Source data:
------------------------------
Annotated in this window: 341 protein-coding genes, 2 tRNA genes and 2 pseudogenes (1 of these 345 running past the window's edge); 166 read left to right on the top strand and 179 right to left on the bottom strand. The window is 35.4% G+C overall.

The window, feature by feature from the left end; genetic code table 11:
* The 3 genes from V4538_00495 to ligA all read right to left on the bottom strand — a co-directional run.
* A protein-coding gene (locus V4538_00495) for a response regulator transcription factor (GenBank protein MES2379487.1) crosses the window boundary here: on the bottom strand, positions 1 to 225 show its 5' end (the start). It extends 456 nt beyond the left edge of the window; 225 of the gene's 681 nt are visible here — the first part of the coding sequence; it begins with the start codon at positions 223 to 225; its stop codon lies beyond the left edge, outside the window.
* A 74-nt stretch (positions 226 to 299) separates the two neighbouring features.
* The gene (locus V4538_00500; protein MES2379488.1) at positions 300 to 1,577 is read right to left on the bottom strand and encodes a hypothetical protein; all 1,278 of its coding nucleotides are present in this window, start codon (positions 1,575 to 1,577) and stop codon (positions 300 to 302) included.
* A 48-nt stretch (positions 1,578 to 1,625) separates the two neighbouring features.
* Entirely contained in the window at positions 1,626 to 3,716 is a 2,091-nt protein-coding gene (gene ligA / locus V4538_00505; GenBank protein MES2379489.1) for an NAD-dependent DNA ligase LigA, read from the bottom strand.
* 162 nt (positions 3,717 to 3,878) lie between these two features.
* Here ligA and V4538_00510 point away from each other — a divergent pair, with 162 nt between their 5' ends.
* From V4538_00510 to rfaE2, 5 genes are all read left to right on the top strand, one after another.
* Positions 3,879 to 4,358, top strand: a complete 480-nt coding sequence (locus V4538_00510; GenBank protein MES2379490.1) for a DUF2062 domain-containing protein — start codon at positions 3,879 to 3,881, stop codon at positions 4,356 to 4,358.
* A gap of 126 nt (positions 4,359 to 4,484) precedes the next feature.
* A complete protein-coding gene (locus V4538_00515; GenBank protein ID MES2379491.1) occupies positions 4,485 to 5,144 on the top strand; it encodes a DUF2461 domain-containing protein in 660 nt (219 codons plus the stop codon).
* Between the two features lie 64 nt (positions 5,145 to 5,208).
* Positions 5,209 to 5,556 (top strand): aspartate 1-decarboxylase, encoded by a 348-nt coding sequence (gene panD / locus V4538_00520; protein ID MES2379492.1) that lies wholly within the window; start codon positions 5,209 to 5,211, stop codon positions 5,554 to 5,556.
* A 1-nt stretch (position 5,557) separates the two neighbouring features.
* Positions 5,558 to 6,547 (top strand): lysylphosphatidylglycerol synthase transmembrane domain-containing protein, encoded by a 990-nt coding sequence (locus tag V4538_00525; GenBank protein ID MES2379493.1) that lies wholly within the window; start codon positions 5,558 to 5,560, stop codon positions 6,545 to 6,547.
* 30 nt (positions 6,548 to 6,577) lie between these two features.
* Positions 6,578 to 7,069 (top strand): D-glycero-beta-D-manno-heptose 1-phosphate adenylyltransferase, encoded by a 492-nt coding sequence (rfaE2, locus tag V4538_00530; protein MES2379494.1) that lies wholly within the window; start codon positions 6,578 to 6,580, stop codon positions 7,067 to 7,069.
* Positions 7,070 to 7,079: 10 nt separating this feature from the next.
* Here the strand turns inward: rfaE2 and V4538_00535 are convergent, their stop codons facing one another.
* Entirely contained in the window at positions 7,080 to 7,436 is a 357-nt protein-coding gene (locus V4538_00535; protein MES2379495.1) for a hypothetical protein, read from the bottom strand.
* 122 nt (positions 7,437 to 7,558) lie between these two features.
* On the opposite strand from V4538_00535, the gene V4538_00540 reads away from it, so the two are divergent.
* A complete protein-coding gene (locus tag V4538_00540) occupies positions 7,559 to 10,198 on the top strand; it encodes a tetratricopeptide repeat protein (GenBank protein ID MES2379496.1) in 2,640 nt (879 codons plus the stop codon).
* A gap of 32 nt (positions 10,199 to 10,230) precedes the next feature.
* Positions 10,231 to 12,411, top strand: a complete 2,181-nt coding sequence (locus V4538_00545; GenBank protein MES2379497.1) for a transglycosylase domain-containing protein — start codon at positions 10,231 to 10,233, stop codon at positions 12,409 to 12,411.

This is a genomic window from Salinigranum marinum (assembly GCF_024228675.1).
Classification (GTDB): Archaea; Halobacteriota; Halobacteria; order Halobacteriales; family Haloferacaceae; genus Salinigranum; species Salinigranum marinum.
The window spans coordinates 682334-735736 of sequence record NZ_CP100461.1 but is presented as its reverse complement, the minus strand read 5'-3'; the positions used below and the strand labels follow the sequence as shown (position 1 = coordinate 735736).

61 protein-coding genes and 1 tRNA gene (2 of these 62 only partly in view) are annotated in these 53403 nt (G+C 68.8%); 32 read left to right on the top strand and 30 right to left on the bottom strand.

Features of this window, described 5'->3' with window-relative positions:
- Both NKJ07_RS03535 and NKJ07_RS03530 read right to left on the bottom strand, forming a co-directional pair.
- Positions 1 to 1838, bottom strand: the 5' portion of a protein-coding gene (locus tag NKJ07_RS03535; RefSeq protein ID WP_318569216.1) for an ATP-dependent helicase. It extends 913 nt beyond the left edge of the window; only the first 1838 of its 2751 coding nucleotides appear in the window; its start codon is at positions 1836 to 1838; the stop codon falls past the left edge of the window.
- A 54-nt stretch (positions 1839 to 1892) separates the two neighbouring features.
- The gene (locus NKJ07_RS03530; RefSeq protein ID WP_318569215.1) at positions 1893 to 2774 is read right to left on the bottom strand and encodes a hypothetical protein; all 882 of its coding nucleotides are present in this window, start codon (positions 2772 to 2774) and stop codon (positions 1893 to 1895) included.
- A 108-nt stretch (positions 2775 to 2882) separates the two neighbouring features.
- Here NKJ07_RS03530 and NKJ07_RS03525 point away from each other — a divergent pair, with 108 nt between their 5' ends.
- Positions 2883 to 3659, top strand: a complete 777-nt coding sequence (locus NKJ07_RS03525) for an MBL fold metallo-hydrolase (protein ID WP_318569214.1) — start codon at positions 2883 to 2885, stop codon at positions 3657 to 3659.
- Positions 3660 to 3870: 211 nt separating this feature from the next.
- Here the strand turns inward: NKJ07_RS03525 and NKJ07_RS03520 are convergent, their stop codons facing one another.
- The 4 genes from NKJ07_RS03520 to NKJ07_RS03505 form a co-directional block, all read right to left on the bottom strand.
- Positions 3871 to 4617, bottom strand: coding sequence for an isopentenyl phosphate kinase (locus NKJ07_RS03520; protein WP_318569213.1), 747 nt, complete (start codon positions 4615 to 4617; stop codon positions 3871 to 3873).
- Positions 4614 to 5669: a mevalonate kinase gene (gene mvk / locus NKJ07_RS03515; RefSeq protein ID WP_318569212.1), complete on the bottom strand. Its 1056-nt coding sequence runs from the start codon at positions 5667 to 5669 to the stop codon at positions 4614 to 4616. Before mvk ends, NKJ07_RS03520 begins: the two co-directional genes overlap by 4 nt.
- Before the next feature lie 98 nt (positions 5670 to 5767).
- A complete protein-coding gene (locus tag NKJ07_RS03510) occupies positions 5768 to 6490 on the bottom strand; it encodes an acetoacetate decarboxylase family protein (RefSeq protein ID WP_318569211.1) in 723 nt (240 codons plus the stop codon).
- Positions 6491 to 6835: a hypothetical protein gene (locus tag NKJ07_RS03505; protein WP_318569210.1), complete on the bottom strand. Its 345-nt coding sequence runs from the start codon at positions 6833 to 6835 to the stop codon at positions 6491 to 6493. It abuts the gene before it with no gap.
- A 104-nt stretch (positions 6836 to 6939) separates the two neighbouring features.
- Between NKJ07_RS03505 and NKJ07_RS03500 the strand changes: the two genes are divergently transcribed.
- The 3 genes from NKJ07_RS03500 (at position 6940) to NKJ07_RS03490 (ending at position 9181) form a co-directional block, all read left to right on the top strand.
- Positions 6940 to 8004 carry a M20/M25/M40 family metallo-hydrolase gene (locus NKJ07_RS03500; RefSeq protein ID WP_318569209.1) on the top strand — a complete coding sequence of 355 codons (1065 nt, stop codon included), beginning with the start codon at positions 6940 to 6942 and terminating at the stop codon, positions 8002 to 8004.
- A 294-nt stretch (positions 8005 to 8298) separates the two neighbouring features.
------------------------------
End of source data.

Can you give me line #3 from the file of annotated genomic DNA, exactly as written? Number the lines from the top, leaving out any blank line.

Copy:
* The 3 genes from V4538_00495 to ligA all read right to left on the bottom strand — a co-directional run.